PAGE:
Wirey Spindell

To qualify for an Oscar nomination, a film must play for at least a week in Los Angeles before the end of the year. So every year around December, small films no one ever hears of play in LA and New York, to try to garner critical acclaim for possible nominations. Then comes the month of January, when everything else the studios wish to forget about is dumped onto an unsuspecting public. Wirey Spindell, the latest film from independent filmmaker Eric Schaeffer (If Lucy Fell, Fall), falls squarely into the latter category. Wirey was Schaeffer's first screenplay, but only after some success was he able to turn it into a film. Moviegoers would be better off if he left it as a script.

Wirey (Schaeffer) is about to get married to Tabatha (Callie Stevens, Next Stop Wonderland), and has a huge case of premarital jitters. Not only that, but every time he is involved in a serious relationship, he loses any sexual desire he once had for his girlfriend. So Wirey and Tabatha are at a crossroad. Counseling is not successful, and Tabatha wants to call off the wedding. The film then flashes back to Wirey at various ages, essentially giving a mini-biography of Wirey and a possible explanation for his commitment problems. It turns out Wirey is one messed up guy. He had problems as a young boy (played by Zane Adlum), a junior higher (Devon Matthews), and many many problems in college (Eric Mabius, Splendor, The Minus Man). In college, Wirey encountered a similar sexual problem with the woman he believed was the love of his life, Samantha (Samantha Buck, 24 Hour Woman). His relationship with Samantha is completely unbelievable; he is a jerk to her for years, and then they fall madly in love. Mabius is by far the most interesting Wirey. He undergoes a profound change in lifestyle in his college years, and actually seems to learn from his mistakes.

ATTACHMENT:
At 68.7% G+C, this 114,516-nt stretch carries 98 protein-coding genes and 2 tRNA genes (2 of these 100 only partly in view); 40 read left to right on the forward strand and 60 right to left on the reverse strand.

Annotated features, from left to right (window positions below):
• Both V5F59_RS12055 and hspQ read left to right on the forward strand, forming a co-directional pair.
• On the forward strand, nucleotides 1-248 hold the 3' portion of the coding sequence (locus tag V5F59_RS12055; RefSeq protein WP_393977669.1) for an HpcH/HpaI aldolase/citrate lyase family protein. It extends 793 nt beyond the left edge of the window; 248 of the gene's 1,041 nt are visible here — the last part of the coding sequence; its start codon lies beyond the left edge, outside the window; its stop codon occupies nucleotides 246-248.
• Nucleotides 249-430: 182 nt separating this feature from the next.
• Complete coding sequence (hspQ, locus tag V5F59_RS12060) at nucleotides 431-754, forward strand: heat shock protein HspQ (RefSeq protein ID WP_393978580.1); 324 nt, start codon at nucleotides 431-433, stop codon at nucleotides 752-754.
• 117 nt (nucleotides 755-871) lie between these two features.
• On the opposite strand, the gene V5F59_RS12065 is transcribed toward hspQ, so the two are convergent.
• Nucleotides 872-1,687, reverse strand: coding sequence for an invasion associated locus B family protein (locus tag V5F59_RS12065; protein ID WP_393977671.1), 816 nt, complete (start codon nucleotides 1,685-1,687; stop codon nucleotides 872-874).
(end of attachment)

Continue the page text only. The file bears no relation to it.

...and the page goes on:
The main problem with the film is that Wirey is such a jerk, that it would probably would be better for Tabatha if they never got married. He is juvenile, self-centered, and still reeling from many of the problems of his childhood. It is hard to imagine how Wirey and Tabatha ended up engaged, especially when their fights demonstrate a lack of a true relationship. Schaeffer's script gives no reason to feel sympathy for Wirey at any age, he just comes off as annoying. As a child, Wirey first took advantage of children, only to grow older and become taken advantage of by other children. By the end of the movie, no one cares what happens to Wirey and Tabatha, just that the movie will end. To get into Wirey's mind, Schaeffer lets the different Wireys tell their thoughts to the viewer. But he never changes the narration to deal with age. Thus, Adlum, as a seven year old Wirey, reads to the audience the words of a much older man. Even worse, Schaeffer tries to inject humor into the story. Wirey makes comments that are supposed to come off as witty, but fall flat each and every time. Wirey Spindell is in limited release, and thankfully, chances are slim it will ever expand.

Mongoose Rates It: Really Bad.
1 hour, 41 minutes, Unrated, but contains language, drug use, sexuality, and adult themes.

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